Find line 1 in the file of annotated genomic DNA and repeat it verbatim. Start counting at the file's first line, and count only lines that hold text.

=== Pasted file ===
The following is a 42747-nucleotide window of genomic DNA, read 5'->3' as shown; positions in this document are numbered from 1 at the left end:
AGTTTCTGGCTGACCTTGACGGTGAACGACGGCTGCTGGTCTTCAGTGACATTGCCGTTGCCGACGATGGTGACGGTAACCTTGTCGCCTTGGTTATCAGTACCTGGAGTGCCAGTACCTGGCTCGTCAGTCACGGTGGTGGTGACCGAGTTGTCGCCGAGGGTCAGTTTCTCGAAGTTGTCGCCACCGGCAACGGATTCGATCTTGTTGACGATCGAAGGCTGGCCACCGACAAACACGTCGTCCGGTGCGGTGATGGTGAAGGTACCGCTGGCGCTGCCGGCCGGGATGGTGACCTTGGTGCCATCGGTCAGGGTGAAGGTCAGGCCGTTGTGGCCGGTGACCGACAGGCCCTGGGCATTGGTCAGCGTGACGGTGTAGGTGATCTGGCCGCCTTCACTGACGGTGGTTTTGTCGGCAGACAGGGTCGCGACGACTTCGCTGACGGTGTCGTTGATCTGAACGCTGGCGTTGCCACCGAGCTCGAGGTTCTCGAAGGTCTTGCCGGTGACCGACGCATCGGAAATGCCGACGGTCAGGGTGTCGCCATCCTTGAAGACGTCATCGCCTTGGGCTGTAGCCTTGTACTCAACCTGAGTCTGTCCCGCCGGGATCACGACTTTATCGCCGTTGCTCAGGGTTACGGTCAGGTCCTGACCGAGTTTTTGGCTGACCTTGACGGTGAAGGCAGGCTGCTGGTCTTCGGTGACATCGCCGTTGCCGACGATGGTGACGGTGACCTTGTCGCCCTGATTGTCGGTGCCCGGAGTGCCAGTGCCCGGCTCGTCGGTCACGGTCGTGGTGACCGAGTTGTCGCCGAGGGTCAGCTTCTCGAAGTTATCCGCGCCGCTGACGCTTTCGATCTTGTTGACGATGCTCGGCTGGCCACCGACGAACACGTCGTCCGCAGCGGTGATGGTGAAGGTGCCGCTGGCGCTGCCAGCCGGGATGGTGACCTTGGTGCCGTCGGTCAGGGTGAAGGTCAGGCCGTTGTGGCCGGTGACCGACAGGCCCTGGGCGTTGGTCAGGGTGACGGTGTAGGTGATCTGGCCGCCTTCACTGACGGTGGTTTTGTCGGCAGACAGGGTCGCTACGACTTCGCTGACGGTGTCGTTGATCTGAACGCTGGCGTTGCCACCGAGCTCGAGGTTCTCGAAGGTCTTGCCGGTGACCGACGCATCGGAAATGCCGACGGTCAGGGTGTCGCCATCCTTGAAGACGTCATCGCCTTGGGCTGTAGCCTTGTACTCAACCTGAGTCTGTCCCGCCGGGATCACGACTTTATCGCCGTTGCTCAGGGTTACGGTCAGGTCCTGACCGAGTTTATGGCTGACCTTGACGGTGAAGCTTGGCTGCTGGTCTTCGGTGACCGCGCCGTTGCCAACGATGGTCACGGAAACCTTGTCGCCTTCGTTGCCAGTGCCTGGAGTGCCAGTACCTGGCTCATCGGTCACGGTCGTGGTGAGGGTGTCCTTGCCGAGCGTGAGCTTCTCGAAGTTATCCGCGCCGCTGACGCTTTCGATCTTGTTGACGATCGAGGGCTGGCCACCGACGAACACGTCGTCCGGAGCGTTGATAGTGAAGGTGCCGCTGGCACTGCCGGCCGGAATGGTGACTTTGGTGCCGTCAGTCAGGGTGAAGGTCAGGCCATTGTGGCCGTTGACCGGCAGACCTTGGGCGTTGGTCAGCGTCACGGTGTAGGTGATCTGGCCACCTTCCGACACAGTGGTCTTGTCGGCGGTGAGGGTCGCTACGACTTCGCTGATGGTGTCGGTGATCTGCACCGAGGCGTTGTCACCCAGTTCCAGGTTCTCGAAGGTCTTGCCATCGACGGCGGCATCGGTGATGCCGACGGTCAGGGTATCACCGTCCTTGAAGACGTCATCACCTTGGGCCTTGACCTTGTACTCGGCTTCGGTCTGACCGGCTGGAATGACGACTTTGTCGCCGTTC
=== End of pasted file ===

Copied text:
The following is a 42747-nucleotide window of genomic DNA, read 5'->3' as shown; positions in this document are numbered from 1 at the left end: